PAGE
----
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Monthly Archives: December 2014


There appears to be lots of statues in Budapest …

The bronze sculpture of a military man (or policeman ?) below is located two blocks behind our hotel – the first one we saw which sparked us looking at many more we encountered later throughout the city. Every tourist who passes cannot resist taking a picture standing next to this life-size statute.


Budapest seems to have a lot of sculptures on its streets. Or at least they are highly visible to pedestrians. Certainly more than New York or London.


Nor are they hidden in a park or placed on a pedestal (some are).
statues-3Many of them are mingling with pedestrians in the street and being lit up at night.


This lion is one of four which are placed at the ends of the famous chain bridge (Széchenyi lánchíd) spanning the Danube, two on each side.

statues-10Not sure who they are and what they did.

statues-11… but there must be a story behind them

statues-8Among those that we saw, some are very modern and effective.

statues-6All straight lines and right angles (above) versus all curves (below).

statues-4“Hey, come over !”


There are so many of them at different locations and they are of such diverse styles. It is a very rich source of photographic materials.  Someone must have made (if not, someone should make) a coffee-table book of all the urban sculptures in Budapest.

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Írók Boltja (Writers’ Bookshop) is located on the busy corner of Andrássy street No. 45 and Liszt Ferenc square. It is just down the street from the gigantic Alexandra (see later post).

The store is special because it has a history of more than a hundred years, always connected to writers and poets, and played a cultural role in the city.

irok-9 .


Originally a café (Café Japan), it functioned from the 1890s as a legendary gathering place for writers and intellectuals until it was transformed into a bookshop in the 1950s.


It now has a mezzanine floor where gatherings, book-signings, and talks can be held.


Literary figures are known to visit regularly, along with readers, authors, publishers, and occasionally Hungarian-challenged tourists like us drop in to look around.


The bookstore stocks mostly classical and contemporary Hungarian literary works, and some translations in English and other European languages.


Next door to it is a small shop that sells some touristy books and music, including sheet music. Here, we bought IT a small Christmas gift – which is a reprint of the first edition of the 1849 album-leaves by Ferenc Liszt for Princess Marie von Sayn-Wittgenstein (Emléklapok Marie von Sayn-Wittgenstein hercegkisasszony számára). It was auctioned in 1926, passed through the hands of several private collectors and published for the first time in 2000.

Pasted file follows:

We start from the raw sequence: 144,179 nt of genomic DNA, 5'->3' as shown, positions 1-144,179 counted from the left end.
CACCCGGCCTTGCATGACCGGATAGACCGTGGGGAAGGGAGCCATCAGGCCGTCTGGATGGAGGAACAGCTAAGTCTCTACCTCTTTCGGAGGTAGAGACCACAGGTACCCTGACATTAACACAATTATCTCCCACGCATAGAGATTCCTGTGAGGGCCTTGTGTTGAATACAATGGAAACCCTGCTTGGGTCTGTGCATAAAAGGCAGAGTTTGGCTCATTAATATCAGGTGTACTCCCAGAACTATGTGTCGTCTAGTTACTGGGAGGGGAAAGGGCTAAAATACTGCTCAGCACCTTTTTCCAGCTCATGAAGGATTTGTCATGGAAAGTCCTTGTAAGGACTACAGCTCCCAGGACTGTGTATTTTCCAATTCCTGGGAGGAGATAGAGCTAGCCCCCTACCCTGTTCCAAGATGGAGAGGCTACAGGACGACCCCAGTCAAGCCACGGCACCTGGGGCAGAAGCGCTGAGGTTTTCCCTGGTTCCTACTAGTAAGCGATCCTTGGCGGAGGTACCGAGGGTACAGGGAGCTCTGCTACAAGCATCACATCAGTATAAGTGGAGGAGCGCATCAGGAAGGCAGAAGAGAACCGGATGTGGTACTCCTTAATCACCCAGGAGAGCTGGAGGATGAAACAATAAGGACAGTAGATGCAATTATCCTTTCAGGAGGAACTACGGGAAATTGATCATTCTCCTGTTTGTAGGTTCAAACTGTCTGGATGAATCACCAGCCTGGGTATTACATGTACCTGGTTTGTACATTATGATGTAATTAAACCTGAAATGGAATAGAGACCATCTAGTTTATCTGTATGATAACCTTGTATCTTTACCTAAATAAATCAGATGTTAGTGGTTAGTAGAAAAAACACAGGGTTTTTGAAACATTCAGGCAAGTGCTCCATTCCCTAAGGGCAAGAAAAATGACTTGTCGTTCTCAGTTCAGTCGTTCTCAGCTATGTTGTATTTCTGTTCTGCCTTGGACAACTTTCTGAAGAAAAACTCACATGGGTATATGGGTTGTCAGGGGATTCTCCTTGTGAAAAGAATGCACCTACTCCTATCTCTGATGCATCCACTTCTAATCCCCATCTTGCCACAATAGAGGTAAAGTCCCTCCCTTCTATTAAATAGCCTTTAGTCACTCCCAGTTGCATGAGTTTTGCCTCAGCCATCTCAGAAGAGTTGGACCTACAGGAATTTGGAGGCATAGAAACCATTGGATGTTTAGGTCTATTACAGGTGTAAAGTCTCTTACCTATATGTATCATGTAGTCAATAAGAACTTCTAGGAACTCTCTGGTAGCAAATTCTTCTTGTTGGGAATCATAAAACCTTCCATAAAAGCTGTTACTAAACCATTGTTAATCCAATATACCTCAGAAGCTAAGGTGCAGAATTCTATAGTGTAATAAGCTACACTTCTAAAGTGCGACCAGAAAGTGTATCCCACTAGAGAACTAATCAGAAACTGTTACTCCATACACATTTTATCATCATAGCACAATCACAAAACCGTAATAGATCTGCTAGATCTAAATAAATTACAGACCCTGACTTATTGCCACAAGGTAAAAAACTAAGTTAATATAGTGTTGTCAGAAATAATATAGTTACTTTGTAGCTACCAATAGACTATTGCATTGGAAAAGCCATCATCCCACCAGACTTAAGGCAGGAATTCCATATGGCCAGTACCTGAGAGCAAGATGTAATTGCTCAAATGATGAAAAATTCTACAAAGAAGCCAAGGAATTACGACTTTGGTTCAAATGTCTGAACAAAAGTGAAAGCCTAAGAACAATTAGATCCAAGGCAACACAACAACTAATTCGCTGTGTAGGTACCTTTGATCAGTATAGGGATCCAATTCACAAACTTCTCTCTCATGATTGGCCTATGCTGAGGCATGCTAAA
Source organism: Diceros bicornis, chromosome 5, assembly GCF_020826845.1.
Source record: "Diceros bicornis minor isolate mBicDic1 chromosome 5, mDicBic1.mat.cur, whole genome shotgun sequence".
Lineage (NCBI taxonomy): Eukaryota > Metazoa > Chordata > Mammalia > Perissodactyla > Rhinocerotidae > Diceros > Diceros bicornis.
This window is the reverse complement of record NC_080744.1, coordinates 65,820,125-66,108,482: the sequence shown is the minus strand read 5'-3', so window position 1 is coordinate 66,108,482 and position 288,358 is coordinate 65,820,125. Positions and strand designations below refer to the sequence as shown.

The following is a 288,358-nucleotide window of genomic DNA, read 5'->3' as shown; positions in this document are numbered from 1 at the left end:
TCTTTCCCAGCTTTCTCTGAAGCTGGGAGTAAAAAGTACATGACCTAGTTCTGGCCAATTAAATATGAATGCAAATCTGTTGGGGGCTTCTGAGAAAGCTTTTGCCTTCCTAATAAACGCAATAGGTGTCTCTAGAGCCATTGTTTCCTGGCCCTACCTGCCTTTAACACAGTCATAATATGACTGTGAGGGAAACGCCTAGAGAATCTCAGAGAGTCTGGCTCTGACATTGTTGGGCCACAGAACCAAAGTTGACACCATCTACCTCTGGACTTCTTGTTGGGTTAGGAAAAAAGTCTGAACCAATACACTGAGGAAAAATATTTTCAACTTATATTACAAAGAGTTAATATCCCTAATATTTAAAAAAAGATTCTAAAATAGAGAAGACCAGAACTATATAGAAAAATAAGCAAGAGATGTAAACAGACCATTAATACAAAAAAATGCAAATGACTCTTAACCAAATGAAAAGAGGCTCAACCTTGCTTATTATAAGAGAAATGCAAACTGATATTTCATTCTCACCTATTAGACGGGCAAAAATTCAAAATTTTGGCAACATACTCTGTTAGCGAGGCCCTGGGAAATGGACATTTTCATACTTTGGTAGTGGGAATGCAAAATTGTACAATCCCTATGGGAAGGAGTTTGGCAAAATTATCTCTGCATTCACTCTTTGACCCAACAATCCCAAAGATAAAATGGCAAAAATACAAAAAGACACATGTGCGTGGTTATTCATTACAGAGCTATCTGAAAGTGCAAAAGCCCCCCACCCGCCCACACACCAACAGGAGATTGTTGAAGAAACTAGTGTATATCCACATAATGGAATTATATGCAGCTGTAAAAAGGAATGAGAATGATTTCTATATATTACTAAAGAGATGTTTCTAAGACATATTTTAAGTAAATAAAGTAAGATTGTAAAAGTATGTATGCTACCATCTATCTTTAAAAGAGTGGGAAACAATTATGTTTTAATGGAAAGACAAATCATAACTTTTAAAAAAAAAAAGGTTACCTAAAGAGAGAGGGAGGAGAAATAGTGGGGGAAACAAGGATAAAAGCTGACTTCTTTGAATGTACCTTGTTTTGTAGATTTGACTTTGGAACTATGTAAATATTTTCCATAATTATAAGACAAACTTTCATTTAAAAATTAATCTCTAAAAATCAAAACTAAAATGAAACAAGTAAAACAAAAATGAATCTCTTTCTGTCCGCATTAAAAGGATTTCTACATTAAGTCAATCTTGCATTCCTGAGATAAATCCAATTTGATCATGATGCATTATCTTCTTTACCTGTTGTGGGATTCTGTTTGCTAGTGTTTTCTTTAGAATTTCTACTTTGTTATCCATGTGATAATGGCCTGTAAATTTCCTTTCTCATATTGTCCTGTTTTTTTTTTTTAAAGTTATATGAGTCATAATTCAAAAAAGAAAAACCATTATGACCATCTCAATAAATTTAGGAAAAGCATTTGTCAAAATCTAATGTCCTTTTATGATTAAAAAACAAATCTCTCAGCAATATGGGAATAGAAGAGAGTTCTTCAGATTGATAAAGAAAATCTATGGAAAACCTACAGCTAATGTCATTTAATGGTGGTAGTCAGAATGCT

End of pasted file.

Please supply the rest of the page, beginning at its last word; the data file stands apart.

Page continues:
If you are curious about Hungarian books, their online store is here.

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We ate our first dinner here by ourselves after Chris’s conference ended. It was Halloween weekend.

The bistro is located at the corner of Nagymező Street and Király Street, a block or so from Andrássy út in the center of Budapest.


We avoided a whole line of clearly touristy establishments on Liszt Ferenc tér (friendly host offering English menu, similar dishes with similar prices) and quickly ran into this place.


It was rather early when we first arrived. But it quickly turned into a lively place full of people having a bite before going out on a Friday night.



The place is converted from a concrete printing house with an interesting multi-level layout.


On weekends, it hosts bands and DJs.


The printing house had a red floor, hence the name Bordó meaning claret.



Great ambiance but the food is not its forté. Nor did we expect it. It was priced fairly.

bordo-2Glad to have come across this place. We think someone should compile a short list of such non-touristy restaurants which are located in the touristy areas of major cities.



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After my (Chris) business meetings, we stayed behind and spent a weekend in Budapest.